Canine Frozen Semen FAQ
Why Have Frozen Semen?
Long Term Storage – If your stud has positive enduring qualities which should be preserved for the breed or your own future breeding program, you should have his semen frozen. This will guarantee his breeding availability for future generations.
For Breedings When The Stud Is Not Available – There are times when the stud dog is not available when an individual bitch needs to be bred. The reason may be due to a show or trial schedule, booked stud services, temporary illness or injury or any other logistical scheduling conflict that could limit a stud’s availability.
Long Distance and International Breeding – Long distance breedings may be accomplished without shipping either the bitch or stud dog by using either chilled/extended or frozen semen.
How is Semen Collected?
Semen is collected from the stud dog by manual stimulation. The different parts, or fractions, of the ejaculate are collected separately so that good quality sperm-rich semen is frozen and stored. In general, semen of best quality and higher counts are collected when the stud dog’s libido is high. We try to simulate a typical breeding situation for each stud and encourage owners to provide a bitch in heat to use as a “teaser”. In addition, if the stud dog associates a particular item with breeding, such as a rug, table, breeding rack, etc., that item may be helpful and should be brought to the appointment. If appropriate, we may recommend an injection that is temporary and without lasting effects to help increase libido. It is often recommended to wait for a teaser prior to scheduling a frozen semen collection appointment unless time constraints exist.
What Happens After Semen is Collected?
Immediately after the collection, the semen is evaluated microscopically. We have a video screen attached to the microscope that enables us to show you the sample as it is analyzed. If the quality is acceptable for freezing, the sample is then extended with a buffer solution that protects the cells during freezing and thawing. A sperm count is performed and the sample is further diluted to a uniform concentration. The diluted semen sample is then divided into multiple individually labeled straws – the number of straws is determined by the initial sperm count. After a gradual cooling and freezing process, one “partial” straw is thawed and examined for motility and quality. An average post thaw motility is 40-60% – this means that 40-60% of the original sperm cells have survived the freeze and thaw process.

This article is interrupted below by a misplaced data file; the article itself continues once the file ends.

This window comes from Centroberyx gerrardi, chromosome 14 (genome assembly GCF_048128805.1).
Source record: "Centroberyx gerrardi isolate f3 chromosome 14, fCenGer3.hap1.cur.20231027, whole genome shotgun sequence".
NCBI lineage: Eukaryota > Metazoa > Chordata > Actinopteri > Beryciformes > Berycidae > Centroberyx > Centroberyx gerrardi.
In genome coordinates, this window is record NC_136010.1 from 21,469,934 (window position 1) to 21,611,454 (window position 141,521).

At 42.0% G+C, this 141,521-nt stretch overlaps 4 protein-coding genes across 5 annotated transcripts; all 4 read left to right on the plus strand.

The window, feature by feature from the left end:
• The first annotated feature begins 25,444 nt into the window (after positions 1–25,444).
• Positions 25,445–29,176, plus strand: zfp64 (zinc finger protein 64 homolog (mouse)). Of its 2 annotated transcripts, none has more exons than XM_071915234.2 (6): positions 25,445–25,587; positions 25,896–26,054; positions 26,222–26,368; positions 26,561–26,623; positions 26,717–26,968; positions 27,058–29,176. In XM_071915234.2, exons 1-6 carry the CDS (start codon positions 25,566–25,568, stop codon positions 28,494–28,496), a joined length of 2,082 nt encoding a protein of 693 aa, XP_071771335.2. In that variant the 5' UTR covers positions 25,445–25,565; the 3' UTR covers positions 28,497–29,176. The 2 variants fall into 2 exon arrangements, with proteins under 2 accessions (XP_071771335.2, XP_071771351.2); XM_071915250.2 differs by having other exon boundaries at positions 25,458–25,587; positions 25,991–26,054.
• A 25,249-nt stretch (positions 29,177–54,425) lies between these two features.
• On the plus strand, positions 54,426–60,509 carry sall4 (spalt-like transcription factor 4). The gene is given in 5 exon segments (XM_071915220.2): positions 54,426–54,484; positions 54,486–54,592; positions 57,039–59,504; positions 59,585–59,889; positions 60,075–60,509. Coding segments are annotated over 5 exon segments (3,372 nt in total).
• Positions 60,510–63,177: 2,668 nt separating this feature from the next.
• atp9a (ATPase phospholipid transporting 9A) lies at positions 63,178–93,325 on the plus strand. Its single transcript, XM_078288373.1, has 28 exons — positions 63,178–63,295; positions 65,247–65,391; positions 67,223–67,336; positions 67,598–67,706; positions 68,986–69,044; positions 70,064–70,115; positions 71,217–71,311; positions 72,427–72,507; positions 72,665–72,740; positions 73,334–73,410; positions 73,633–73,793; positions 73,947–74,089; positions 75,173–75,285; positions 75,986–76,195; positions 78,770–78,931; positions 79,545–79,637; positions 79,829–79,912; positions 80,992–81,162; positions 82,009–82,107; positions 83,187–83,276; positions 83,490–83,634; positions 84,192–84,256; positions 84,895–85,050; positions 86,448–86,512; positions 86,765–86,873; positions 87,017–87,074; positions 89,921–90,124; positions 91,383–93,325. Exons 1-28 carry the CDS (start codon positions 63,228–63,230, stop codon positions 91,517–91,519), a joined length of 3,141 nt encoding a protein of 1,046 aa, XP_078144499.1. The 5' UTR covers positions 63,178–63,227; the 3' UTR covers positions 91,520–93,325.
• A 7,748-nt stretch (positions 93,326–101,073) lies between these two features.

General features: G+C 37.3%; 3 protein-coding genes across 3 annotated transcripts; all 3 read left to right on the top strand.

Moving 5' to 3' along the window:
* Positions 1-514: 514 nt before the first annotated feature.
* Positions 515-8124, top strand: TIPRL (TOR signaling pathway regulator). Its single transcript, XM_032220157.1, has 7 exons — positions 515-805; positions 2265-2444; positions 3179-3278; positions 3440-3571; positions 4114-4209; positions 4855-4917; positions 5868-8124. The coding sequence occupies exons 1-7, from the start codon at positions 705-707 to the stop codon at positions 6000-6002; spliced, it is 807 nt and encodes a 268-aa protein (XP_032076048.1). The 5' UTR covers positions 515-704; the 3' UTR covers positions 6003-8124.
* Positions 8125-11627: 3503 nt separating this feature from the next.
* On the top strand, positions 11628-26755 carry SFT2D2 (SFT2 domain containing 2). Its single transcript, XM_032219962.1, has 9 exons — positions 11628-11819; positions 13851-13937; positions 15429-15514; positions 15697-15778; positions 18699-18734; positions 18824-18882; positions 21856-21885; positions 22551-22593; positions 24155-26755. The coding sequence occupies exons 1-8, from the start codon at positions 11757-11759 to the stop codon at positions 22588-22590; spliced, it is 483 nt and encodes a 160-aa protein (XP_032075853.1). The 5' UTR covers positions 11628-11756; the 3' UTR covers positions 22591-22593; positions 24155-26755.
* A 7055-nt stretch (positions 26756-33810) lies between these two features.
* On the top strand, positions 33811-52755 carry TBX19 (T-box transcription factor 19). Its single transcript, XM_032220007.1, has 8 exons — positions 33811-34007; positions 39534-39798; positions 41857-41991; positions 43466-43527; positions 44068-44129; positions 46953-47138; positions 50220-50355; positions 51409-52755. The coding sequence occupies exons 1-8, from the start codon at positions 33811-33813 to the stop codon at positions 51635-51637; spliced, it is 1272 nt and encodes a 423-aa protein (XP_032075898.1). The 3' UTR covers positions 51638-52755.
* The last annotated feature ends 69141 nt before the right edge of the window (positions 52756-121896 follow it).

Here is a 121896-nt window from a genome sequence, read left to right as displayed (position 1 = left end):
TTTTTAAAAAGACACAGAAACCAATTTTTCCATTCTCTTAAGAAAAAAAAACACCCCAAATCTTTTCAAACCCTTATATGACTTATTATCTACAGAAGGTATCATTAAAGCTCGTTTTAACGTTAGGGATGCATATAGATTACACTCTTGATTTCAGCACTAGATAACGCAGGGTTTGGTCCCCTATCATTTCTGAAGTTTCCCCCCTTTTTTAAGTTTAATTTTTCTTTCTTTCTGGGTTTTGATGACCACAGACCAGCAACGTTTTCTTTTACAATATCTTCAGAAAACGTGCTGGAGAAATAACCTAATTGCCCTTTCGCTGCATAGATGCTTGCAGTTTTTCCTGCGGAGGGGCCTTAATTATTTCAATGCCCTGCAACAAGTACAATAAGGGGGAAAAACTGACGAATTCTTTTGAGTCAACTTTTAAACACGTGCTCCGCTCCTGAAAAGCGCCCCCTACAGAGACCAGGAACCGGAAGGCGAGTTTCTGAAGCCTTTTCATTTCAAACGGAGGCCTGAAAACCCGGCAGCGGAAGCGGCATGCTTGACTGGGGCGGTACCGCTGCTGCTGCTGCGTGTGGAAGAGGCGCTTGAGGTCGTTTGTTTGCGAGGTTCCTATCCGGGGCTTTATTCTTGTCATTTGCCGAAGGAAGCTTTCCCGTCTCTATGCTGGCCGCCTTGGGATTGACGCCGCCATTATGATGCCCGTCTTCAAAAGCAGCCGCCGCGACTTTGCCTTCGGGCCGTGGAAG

How Long Does the Collection and Freezing Process Take?
Typically the entire process takes 3-4 hours from the time of the collection. However, clients need only be present for the collection process which may take 15-30 minutes. Additional time may be required in the office as all appropriate paperwork needs to be complete at the time of collection.
How and Where is the Frozen Semen Stored?
We are an AKC approved permanent storage facility. Frozen semen is stored within our facility in a specialized insulated container called a dewar that contains liquid nitrogen. The frozen semen is held in liquid nitrogen vapors at a temperature of -196 degrees Centigrade or approximately 300 degrees below zero Fahrenheit. This temperature is maintained and keeps the semen viable indefinitely. Since the container does not require electricity, there is no fear of accidental thawing due to a power failure.
How Much Semen Will be Stored From Each Collection?